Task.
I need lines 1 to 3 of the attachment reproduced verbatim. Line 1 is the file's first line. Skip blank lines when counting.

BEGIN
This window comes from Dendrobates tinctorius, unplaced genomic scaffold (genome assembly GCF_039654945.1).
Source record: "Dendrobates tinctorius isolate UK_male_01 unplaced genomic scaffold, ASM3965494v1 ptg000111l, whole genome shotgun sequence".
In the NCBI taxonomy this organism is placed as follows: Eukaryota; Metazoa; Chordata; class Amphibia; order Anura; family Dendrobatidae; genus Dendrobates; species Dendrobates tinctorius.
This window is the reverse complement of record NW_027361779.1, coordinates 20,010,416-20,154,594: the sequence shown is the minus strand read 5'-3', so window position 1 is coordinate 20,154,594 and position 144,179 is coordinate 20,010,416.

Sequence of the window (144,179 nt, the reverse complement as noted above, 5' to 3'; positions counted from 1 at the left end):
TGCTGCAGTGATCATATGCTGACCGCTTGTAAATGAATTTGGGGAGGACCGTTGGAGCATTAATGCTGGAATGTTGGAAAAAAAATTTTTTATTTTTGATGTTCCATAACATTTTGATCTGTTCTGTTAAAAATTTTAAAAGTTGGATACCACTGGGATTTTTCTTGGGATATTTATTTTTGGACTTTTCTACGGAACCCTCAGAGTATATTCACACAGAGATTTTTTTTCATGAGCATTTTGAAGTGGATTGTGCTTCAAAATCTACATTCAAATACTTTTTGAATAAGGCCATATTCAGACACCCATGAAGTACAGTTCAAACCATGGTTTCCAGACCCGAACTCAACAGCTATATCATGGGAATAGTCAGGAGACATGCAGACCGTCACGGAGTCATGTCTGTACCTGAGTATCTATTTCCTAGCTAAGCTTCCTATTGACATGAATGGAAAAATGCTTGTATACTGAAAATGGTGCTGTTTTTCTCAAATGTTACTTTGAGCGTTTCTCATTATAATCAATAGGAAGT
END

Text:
This window comes from Dendrobates tinctorius, unplaced genomic scaffold (genome assembly GCF_039654945.1).
Source record: "Dendrobates tinctorius isolate UK_male_01 unplaced genomic scaffold, ASM3965494v1 ptg000111l, whole genome shotgun sequence".
In the NCBI taxonomy this organism is placed as follows: Eukaryota; Metazoa; Chordata; class Amphibia; order Anura; family Dendrobatidae; genus Dendrobates; species Dendrobates tinctorius.